- Kevin Seifert, NFL Nation
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Five nuggets of knowledge about Week 1:
All Forte: After so much summer discussion about his contract, his strengths and his weaknesses, it appears Matt Forte will be the Chicago Bears' second-most important offensive player Sunday against the Atlanta Falcons and beyond. (Quarterback Jay Cutler is obviously No. 1.) Backup tailback Marion Barber didn't practice this week because of a calf injury, and the Bears' only reserve help could be little-used Kahlil Bell. Barber's primary role this season was likely to take some pounding away from Forte in goal-line and short-yardage situations, which has never been a strength of Forte's anyway. According to ESPN Stats & Information, Forte has managed only five touchdowns on 57 goal-to-go carries since the start of the 2009 season. Against a team like the Falcons, the Bears can't afford too many red-zone breakdowns. They'll either need Forte to convert or they'll have to take to the air. For what it's worth, Cutler has thrown more red-zone interceptions (13) than any other NFL quarterback over the past three seasons.
Unknown quantity: We didn't learn much this summer about the Bears' defense, which has moving parts at several positions and didn't make much of an impact on preseason games one way or the other. The Falcons are a power running team that made a big offseason splash to trade up in the draft for big-play receiver Julio Jones. If they're on task, that's a tough combination to defend. We still don't know who, other than Julius Peppers, can provide a pass rush for the Bears and we're awaiting a safety transition involving newcomer Brandon Meriweather. The Bears will have their hands full defensively, but keep in mind that the Falcons haven't come to Chicago and won a game since the 1983 season opener.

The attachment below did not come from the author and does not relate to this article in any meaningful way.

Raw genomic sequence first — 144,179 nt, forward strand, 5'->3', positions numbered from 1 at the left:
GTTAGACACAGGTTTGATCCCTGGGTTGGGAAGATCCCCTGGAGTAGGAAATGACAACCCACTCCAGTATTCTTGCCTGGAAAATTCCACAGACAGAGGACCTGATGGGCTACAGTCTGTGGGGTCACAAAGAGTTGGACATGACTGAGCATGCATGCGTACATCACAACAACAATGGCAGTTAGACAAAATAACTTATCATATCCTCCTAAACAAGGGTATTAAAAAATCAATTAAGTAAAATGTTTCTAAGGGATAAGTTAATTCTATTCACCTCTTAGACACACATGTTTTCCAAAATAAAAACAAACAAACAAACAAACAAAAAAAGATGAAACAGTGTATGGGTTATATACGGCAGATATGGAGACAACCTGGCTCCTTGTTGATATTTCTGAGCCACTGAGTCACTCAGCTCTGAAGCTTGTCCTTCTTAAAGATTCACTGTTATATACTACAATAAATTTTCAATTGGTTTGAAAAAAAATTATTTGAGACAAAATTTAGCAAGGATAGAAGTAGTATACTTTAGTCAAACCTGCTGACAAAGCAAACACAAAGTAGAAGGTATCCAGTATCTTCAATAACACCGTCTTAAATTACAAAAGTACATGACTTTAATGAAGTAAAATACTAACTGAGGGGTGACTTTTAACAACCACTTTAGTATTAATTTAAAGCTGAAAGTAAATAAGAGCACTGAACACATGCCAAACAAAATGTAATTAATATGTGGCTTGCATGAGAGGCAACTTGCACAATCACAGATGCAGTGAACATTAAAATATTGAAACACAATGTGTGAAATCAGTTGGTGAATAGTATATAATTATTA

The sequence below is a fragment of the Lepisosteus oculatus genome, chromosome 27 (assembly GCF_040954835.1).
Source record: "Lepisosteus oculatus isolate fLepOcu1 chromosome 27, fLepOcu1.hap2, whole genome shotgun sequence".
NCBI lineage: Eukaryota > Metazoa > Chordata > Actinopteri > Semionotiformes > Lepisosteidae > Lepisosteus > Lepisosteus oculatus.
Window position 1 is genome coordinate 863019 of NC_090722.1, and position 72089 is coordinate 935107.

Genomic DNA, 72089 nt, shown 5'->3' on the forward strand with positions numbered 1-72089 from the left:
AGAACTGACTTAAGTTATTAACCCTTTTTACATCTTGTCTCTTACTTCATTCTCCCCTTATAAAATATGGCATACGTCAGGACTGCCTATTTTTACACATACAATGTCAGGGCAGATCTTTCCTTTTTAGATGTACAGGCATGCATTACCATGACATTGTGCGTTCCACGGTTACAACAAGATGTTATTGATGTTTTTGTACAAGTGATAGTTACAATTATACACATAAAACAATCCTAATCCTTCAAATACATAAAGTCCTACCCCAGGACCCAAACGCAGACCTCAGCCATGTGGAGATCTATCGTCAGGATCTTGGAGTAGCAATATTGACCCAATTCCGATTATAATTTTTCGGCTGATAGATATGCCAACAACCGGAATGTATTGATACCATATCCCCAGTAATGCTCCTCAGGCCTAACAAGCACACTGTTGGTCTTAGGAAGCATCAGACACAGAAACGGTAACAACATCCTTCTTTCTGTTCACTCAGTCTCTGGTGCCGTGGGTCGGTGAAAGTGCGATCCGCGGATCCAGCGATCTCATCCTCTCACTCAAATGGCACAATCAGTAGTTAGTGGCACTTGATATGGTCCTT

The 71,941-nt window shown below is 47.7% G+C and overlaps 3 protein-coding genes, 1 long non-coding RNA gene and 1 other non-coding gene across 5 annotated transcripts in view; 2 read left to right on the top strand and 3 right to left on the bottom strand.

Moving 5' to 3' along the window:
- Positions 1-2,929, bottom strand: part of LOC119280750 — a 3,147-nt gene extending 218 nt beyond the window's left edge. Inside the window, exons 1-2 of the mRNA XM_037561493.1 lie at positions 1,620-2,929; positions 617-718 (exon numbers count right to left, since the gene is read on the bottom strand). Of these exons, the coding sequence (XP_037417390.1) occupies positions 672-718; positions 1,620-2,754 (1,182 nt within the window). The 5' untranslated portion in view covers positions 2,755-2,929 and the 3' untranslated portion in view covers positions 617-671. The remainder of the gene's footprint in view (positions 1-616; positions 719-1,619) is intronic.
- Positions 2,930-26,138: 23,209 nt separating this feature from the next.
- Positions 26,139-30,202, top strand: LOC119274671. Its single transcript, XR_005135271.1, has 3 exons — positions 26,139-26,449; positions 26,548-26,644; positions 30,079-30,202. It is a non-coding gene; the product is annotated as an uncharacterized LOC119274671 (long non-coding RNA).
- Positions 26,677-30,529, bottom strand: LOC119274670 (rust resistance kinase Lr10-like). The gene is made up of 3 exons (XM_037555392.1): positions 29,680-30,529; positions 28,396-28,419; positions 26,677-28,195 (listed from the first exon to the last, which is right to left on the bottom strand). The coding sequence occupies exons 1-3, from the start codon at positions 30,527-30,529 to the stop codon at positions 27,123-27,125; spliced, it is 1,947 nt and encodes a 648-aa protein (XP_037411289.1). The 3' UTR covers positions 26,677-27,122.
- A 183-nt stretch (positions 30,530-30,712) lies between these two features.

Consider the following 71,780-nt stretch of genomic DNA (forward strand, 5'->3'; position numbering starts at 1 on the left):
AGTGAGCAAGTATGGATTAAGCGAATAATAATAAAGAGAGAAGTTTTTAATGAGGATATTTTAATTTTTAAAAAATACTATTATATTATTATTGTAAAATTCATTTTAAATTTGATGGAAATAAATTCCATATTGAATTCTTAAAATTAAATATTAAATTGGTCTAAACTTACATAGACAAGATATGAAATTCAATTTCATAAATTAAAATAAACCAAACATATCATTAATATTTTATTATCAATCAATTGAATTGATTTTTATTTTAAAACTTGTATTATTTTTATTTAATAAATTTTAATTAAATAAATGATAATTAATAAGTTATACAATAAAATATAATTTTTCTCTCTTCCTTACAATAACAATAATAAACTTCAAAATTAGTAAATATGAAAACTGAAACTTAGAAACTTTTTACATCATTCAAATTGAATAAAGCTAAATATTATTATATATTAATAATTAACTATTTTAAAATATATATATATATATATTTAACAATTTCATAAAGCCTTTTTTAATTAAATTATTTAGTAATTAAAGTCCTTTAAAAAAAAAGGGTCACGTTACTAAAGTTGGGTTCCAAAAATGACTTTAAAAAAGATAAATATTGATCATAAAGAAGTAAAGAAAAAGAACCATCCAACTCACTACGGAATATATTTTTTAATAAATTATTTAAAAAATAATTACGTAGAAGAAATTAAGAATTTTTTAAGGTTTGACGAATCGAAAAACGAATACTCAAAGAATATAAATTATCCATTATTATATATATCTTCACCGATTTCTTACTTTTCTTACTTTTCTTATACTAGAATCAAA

HotHotHot: Sunday's updated weather forecast for Tampa calls for a high of 91 degrees with 77 percent humidity at Raymond James Stadium. As we discussed during the week, it's been a hot summer in the upper midwest. I'm not sure the Detroit Lions practiced in anything quite like they're going to experience Sunday, but all NFL players should be in condition to play a hot-weather game in Week 1. To me, it's the less-expected hot weather you might experience in October or even November that can catch you off guard. The Lions will need to stay on top of their hydration to avoid cramping and the like, but I'm not sure this issue will impact the outcome of the game.
Matchup of young stars: This game will feature two of the top three quarterbacks in the 2009 draft, the Lions' Matthew Stafford and the Buccaneers' Josh Freeman. It also will put on display the Lions' good fortune in having the No. 2 overall pick of the 2010 draft rather than No. 3. The Lions chose defensive tackle Ndamukong Suh, leaving the Bucs to take defensive tackle Gerald McCoy. As it turns out, McCoy has been a pretty good player. But Suh is ready to break out as one of the NFL's best. Suh and nose tackle Corey Williams will look to stuff Bucs tailback LeGarrette Blount, who gashed them for 61 yards on seven carries on runs up the middle in the teams' 2010 matchup.
Slow starts: Many observers have the Minnesota Vikings pegged to limp out of the gate this season, noting their offensive scheme transition, along with the presence of a new quarterback (Donovan McNabb) and left tackle (Charlie Johnson). But as it turns out, the Vikings on Sunday will face the NFL's most notorious slow starters over the past seven seasons. The San Diego Chargers have a combined 30-26 record during the first half of those seasons and a 46-10 record in the second half. For whatever reason, the Vikings are getting the Chargers at the proverbial right time. For what it's worth, the preseason showed us that if the Vikings struggle early in 2011, it will be because of their shaky personnel situation on defense. Their starting lineup Sunday will include three new defensive linemen, one untested linebacker (Erin Henderson) and a rotation at strong safety between Jamarca Sanford and Tyrell Johnson. On the other hand, their offense appeared relatively cohesive both in camp and in the preseason.